Solo dad and his “devil twos” daughter take the Shinkansen from Tokyo to Kyoto – is this a recipe for disaster?

The Shinkansen is Japan’s fastest rail network, but that actually means that you’ll probably be on the train for a good chunk of time, since the bullet train lines aren’t used for getting around a single town. Instead, the bullet train is for travelers headed to different regions of the country, and even the ride between Tokyo and Kyoto will take you more than two hours, and that’s a lot of time to be stuck on a train if you’re traveling with a kid who’s cranky or otherwise upset.

That was the worry our Japanese-language reporter Yuichiro Wasai was grappling with at the start of Japan’s recent Golden Week vacation period. With time off, Yuichiro, who lives in Tokyo, wanted to visit his parents in Kyoto, and to bring his daughter so Grandma and Grandpa could see her too. But while Yuichiro’s daughter is cute as a button, she’s also two years and three months old, putting her squarely in the “terrible twos,” or, as they’re known in Japan, the “devil twos.” Yuichiro estimates his kid says “I don’t like it!” about 500 times a day, resting in scenarios like this.

Yuichiro: “Time to eat.”
Yuichiro’s daughter: “No! I don’t want to.”
Yuichiro’s daughter (after some coaxing): “I only want to eat bread!”
Yuichiro: “OK, here’s some bread.”
Yuichiro’s daughter: “No! I don’t like bread!”

So Yuichiro was more than a little concerned about the possibility of his kid throwing a fit for the entire Shinkansen ride to Kyoto. Adding to the degree of difficulty: because their schedules didn’t mesh, Yuichiro’s wife wouldn’t be going with them, so Daddy was going to have to keep the kid entertained and happy all by himself, with no support along the way.

But vacation times are few and far between in Japan, so Yuichiro concocted a multi-part plan to put the odds in his favor for a peaceful Shinkansen ride. He knew that preparation was going to be critical, so let’s take a look at everything he did before boarding the train.

Step 1: Picking a departure time

Shinkansen don’t run as frequently as local commuter trains, but there are still enough that you should have a handful of departure options that’ll get you to your destination by the time you want to be there. So out of those options, you’ll want to choose a train that’s leaving just a little bit before the time of day when your kid takes a nap, so that hopefully they’ll be asleep for at least part of the ride, and in the case of Yuichiro’s daughter this meant a mid-afternoon departure from Tokyo Station.

Step 2: Takyubin delivery

Riding the Shinkansen with a young child also means navigating Shinkansen stations with a young child, and those stations tend to be crowded and hectic, especially during peak travel seasons. Figuring he’d have his hands full looking after his daughter, Yuichiro sent his large suitcase with the clothes they’d need during their stay to his parents’ house by takyubin, Japan’s delivery service that also handles suitcases. Takyubin companies can also deliver suitcases to/from hotels, so if you’re traveling in Japan the front desk staff of wherever you’re staying can often help you coordinate sending your bulkiest bags by takyubin to your next destination, so that you don’t have to lug them through the station and on/off the train while your kid needs your full attention.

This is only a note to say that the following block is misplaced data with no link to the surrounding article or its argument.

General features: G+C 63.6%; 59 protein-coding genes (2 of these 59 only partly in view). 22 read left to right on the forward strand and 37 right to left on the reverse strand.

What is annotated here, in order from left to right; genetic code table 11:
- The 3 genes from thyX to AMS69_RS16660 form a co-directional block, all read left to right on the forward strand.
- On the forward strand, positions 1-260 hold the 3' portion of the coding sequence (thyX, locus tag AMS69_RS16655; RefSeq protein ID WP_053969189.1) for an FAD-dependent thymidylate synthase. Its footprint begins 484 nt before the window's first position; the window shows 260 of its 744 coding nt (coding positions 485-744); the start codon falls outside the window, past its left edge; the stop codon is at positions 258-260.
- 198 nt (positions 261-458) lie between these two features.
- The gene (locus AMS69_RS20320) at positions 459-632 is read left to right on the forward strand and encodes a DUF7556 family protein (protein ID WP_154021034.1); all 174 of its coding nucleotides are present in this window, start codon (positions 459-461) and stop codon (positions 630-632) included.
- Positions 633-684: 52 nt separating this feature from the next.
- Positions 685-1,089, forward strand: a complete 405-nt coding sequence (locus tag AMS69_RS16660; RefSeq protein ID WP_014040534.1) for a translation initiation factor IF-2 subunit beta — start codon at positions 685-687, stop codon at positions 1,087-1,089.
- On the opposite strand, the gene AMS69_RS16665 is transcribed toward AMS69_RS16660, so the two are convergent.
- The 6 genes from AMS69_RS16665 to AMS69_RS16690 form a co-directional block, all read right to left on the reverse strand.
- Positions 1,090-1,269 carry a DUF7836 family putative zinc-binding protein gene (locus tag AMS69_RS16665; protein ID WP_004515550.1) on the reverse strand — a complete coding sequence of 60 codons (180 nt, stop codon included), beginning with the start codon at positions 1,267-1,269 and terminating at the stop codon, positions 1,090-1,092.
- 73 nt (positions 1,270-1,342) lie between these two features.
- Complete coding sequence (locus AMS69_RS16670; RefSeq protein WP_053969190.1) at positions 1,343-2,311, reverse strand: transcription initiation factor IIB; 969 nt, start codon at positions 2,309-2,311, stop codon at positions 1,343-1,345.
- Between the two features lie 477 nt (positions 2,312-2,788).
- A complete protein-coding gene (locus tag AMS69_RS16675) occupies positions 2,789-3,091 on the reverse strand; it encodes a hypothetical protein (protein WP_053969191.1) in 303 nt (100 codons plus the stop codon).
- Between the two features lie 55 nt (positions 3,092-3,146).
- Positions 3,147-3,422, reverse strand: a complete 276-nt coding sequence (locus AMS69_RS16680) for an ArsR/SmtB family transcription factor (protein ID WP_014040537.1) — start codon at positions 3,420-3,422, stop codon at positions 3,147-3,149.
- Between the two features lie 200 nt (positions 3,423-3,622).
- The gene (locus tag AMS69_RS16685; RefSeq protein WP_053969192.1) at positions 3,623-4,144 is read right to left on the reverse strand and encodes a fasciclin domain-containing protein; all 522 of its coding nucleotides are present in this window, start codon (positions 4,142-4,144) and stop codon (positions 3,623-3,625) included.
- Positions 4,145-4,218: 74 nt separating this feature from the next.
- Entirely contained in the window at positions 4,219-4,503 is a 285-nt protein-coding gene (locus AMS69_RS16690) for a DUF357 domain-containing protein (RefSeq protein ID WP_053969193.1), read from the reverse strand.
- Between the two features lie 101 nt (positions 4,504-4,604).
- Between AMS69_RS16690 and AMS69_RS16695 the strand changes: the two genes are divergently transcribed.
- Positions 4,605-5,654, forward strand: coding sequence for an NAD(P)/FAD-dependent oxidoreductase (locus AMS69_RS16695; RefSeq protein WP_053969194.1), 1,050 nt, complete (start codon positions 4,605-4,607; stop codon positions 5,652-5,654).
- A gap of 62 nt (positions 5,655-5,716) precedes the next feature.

Step 3: Springing for a seat

On the Shinkansen, children under six ride for free. The catch to this, though, is that if they’re riding for free, they’re supposed to sit on the lap of their paying parent. If you’re worried that your kid might get fussy and squirmy, purchasing a ticket for under-six riders is an option (paying the reduced-rate child fare, which is ordinarily for passengers aged 6-11). Having their own seat gives your kid some extra room to stretch out if they want to, and since some Shinkansen layouts have only two seats on one side of the center aisle, this could also give you and your kid an entire half of the train, with no neighbor to worry about. However, this is a lot of extra expense, so Yuichiro’s recommendation comes with the side-note that it’s an optional one, and whether or not it’s worth it will probably depend on your kid’s individual personality and willingness to sit on your lap for a few hours.

Step 4: Not just toys – New toys

Key to keeping your kid happy is keeping your kid entertained. You could let them pick out a few favorite toys to take with them from home, but the even better option is to have a selection of new toys, since they’re more likely to grab your kid’s attention. Yuichiro recommends having a variety and bringing them out one at a time, so that there’s always something new to focus on.